Mark Cavendish (Sky) wins Kuurne-Brussels-Kuurne (AFP/Getty Images)
Mark Cavendish (Sky Procycling) and Sep Vanmarcke (Garmin Barracuda) were the big winners in the opening weekend of the Belgian season, comprising the Omloop Het Nieuwsblad on Saturday and Kuurne-Brussels-Kuurne on Sunday.
Cavendish’s victory in K-B-K came about thanks to the impressive work by his Sky teammates to keep the bunch together, despite Cavendish feeling ill earlier in the race. In the end there were no major splits in the bunch and Cav took a clear win over Yauheni Hutarovich (FDJ-Big Mat) and Kenny Van Hummel (Vacansoleil).
“After the cobbles I told CJ [Chris Sutton] that I didn’t feel so good,” Cavendish said afterwards. “Once we took control it got better although I was still vomiting. It’s incredible. I don’t know if I can take any credit for this win. The whole day they looked after me. I was never in the win and always in the front of the peloton. It’s a great win.”
Coming into the final kilometre, the stage appeared set for a duel between Cavendish and his great rival André Greipel (Lotto Belisol) but the German found himself boxed in and faded in the final meters, finishing tenth.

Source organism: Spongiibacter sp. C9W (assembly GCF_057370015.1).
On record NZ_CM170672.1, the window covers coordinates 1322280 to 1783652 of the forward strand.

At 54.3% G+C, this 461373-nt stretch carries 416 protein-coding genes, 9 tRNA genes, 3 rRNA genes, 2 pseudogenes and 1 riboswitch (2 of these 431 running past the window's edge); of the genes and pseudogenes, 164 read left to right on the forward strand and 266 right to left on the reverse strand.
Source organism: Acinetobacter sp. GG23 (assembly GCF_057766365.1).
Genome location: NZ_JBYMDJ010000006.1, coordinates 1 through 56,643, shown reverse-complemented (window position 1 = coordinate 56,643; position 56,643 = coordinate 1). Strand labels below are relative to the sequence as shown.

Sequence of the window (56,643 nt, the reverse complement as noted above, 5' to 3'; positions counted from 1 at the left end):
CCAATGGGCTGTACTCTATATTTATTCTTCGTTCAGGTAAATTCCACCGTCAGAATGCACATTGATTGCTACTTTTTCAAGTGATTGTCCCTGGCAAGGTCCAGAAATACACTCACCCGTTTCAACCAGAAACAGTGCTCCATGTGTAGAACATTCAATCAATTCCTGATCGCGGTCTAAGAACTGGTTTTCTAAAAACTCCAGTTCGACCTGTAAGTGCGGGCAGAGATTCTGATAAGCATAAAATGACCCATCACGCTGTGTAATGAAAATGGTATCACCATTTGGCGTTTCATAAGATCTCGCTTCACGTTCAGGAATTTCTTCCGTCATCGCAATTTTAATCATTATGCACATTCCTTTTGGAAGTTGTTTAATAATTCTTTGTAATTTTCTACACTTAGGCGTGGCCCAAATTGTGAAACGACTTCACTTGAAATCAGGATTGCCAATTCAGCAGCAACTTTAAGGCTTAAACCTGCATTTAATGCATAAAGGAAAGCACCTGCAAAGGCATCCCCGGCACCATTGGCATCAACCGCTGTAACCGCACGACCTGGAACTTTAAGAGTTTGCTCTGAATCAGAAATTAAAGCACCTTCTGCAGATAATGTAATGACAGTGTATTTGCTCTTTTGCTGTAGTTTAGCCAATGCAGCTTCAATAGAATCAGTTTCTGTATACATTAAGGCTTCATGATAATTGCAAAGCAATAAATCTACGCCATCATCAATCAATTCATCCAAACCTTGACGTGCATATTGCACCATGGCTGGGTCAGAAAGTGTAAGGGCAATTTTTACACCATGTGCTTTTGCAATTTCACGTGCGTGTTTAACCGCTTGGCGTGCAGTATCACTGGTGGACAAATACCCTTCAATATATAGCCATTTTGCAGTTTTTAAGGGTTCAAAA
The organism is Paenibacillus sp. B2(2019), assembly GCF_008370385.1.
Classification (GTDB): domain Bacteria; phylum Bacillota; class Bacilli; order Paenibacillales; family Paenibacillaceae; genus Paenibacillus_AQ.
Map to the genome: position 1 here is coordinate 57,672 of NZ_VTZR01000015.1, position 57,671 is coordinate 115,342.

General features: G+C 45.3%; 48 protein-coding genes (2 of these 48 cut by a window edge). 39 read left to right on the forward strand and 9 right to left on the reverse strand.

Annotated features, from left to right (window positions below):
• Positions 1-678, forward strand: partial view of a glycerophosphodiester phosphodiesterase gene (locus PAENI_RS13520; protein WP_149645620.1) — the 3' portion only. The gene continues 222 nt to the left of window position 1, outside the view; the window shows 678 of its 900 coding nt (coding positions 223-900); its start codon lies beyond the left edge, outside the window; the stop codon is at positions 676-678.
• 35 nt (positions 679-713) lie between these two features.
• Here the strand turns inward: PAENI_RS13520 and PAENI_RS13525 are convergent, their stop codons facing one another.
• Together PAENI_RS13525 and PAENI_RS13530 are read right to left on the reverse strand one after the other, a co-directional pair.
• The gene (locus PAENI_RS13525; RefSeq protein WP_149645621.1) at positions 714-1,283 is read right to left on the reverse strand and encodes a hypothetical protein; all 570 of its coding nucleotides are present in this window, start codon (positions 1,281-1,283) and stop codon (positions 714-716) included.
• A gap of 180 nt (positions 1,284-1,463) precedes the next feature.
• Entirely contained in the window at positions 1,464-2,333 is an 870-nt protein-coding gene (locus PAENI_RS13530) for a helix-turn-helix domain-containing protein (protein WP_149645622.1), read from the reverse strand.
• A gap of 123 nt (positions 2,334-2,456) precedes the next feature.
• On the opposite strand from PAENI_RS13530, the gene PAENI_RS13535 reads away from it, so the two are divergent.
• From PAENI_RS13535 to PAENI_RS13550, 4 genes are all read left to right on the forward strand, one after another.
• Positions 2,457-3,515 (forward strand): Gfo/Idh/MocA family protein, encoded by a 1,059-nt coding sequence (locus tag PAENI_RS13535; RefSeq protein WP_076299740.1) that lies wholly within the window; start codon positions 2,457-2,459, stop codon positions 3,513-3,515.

“At 300m from the finish line I was confident that I could not lose the sprint. Then Van Hummel swerved from right to left and there was no more space for me. I should’ve gone earlier,” a clearly disappointed Greipel said.
In the Omloop Het Nieuwsblad, Vanmarcke stunned his two more highly fancied breakaway companions Tom Boonen (Omega Pharma-Quickstep) and Juan-Antonio Flecha (Sky Procycling) to beat them in a three man sprint.
The decisive breakaway started to form on the Taaienberg with 59km to go in the 200km race. Vanmarcke, Boonen and Flecha set off in pursuit of an earlier breakaway, accompanied by Mat Hayman (Sky Procycling), Matti Breschel (Rabobank), Thor Hushovd (BMC) and Dries Devenyns (Omega Pharma-Quickstep). With double winner Philippe Gilbert flatting behind them, they were rid of one of the main favourites.
After catching the early break, Vanmarcke, Boonen and Flecha went clear on the cobbles of the Paddestraat with 31km to go. And Vanmarcke proved to be the strongest in the end:
“I couldn’t believe my eyes. I beat Tom Boonen, my big hero,” an emotional Vanmarcke said during the post-race interview with Sporza. He knew that in a sprint against Boonen, his chances were slim and tried to shake him off with a few attacks, but said, “I know if I have a really great day, I can sprint pretty well.”
Boonen came in with generous and genuine congratulations for his young compatriot, and admitted to the press that he misjudged the approach to the line. “I saw the finish this morning and still I get caught. I thought I went at the right moment, but … the race was 50 meters too long.”